it's not entirely clear how do you define an planet being "Earth-like" (to me, a planet with a surface as hot as 1000K is nothing Earth-like!), but I'll try ti give a general idea what makes a planet a planet instead of a diffuse gas cloud.
A planet does not fall apart because it's a piece of solid rock. On the contrary, a pretty solid planet (or a smaller piece of rock, like the recently imaged Ultima Thule) will fly apart in pieces if it rotates too fast. The main point to take away here is it is unimportant (or, pedantically, nearly entirely unimportant) what is a celestial body made of. It can be a pile of loose sand, or a huge ball of liquid. It can be even a ball of hot plasma, just like stars are, provided they are massive enough that the matter--the hot gas--does not escape the gravity well of the object too quickly.
So, if the planet temperature is high enough that it melts as a whole, this lump of liquid lava will still be a whole normal planet, spherical if it does not rotate on its axis, or geoidal if it does; the faster is the rotation, the more flattened is the shape along the rotation axis.
So I would say that 1000°C is not even close to the point where a rocky planet starts losing mass due to evaporation, assuming it's composition is close to that of Earth.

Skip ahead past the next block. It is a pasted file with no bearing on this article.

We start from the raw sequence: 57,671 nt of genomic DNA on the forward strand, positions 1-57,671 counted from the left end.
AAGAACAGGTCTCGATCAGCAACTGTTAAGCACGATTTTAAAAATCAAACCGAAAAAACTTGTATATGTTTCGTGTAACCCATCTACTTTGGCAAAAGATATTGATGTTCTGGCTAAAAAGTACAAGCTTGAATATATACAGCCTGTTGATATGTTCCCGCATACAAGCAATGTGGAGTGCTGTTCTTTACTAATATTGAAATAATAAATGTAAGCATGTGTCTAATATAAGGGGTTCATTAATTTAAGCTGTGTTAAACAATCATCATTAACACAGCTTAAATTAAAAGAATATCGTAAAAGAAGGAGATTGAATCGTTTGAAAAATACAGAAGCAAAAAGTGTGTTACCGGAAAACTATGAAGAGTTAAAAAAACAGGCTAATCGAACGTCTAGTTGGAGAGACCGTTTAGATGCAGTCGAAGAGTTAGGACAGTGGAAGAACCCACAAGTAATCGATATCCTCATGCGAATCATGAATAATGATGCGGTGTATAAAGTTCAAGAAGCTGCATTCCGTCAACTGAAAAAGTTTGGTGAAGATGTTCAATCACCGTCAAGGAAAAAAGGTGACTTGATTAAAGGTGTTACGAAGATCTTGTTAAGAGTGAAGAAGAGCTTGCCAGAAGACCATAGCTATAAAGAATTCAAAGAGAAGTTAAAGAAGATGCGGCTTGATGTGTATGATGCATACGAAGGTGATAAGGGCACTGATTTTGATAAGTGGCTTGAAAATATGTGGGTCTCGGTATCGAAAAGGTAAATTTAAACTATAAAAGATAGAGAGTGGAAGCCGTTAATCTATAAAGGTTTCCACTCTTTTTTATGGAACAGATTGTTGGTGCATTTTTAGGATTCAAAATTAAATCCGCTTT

As the temperature grows, you'll get more material in a gaseous form. The loss of mass (simply speaking, the gradual evaporation of the molten planet) requires that a significant portion of gas molecules posses enough energy to overcome gravity of the body. The effect will be dampened if the planet has atmosphere: hot gas rising and trying to escape will inevitably "bump into" colder gas of upper atmosphere (if you prefer more physical lingo, it will exchange kinetic energy with colder gas, so it's temperature evens out). Here we assume that (1) the atmosphere is transparent enough (so that it's cooler as we go farther from the surface), and the major heating of evaporating material happens at the body surface, which absorbs the most star's radiative energy, and (2) the atmosphere does exits at all, instead of being completely blown out (or significantly rarefied) by the star's stellar wind of highly energetic particles.
If these two assumptions hold, the planet can exist for millions of years as a molten ball of whatever it's made of without dissipating, and, back of the envelope check, the temperatures of a few thousand K do not seem to imply that the body becomes gravitationally unbound due to material evaporation, when gas kinetic energy overcomes the gravitational potential energy of the planet.